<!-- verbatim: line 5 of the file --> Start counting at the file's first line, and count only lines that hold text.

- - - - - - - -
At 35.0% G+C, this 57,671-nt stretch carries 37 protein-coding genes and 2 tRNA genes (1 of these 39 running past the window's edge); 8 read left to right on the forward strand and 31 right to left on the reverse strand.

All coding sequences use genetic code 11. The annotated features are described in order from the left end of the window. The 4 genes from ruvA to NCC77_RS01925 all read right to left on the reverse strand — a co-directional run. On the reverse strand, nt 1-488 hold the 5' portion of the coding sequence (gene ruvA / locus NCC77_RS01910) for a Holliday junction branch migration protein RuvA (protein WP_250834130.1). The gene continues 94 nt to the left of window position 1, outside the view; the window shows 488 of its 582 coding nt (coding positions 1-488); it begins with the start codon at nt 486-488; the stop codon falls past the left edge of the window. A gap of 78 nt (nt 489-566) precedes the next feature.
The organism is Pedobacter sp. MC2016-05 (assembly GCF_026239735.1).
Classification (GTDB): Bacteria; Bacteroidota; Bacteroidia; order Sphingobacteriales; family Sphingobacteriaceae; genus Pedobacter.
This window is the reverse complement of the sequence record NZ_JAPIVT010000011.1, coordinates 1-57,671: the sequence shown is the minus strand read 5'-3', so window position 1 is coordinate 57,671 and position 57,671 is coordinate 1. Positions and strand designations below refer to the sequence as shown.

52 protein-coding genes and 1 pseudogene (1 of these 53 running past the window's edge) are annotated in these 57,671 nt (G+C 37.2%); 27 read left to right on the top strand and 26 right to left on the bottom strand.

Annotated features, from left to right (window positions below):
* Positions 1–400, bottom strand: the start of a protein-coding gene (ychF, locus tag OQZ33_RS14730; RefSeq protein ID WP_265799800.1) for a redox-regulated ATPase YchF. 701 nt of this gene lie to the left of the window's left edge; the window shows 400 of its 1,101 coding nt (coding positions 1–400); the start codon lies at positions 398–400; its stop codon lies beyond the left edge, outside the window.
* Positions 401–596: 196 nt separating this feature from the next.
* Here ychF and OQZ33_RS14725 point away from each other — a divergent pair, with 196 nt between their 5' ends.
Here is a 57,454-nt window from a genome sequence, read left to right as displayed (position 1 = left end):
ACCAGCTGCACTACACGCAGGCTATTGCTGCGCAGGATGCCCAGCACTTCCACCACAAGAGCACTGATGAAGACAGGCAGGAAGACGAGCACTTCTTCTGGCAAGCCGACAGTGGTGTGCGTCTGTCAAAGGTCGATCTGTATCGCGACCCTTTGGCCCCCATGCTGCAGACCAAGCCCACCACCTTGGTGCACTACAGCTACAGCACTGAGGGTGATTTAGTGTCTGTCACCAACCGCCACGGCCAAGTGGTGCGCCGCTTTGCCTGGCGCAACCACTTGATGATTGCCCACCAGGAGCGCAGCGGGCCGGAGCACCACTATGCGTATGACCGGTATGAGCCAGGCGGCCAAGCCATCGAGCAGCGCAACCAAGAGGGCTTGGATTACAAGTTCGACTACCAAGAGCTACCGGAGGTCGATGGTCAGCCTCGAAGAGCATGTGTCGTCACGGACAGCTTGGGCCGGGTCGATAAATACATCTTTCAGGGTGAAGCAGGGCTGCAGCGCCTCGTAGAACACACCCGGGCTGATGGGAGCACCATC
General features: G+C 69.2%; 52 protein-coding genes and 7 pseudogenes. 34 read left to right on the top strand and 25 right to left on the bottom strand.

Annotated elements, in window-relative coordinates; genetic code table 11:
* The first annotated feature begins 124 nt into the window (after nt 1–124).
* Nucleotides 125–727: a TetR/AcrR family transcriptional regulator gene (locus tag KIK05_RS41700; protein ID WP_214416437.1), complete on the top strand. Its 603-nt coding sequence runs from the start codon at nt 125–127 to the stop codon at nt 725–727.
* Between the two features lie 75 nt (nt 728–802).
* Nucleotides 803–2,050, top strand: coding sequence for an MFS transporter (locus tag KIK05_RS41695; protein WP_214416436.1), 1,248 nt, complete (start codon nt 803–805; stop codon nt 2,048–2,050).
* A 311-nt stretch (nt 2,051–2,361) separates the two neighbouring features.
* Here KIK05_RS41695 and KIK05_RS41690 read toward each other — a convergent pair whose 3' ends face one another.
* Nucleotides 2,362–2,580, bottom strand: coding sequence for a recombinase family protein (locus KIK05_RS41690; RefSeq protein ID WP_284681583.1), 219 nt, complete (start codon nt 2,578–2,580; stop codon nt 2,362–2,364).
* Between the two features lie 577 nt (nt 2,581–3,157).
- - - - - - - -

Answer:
This window is the reverse complement of the sequence record NZ_JAPIVT010000011.1, coordinates 1-57,671: the sequence shown is the minus strand read 5'-3', so window position 1 is coordinate 57,671 and position 57,671 is coordinate 1. Positions and strand designations below refer to the sequence as shown.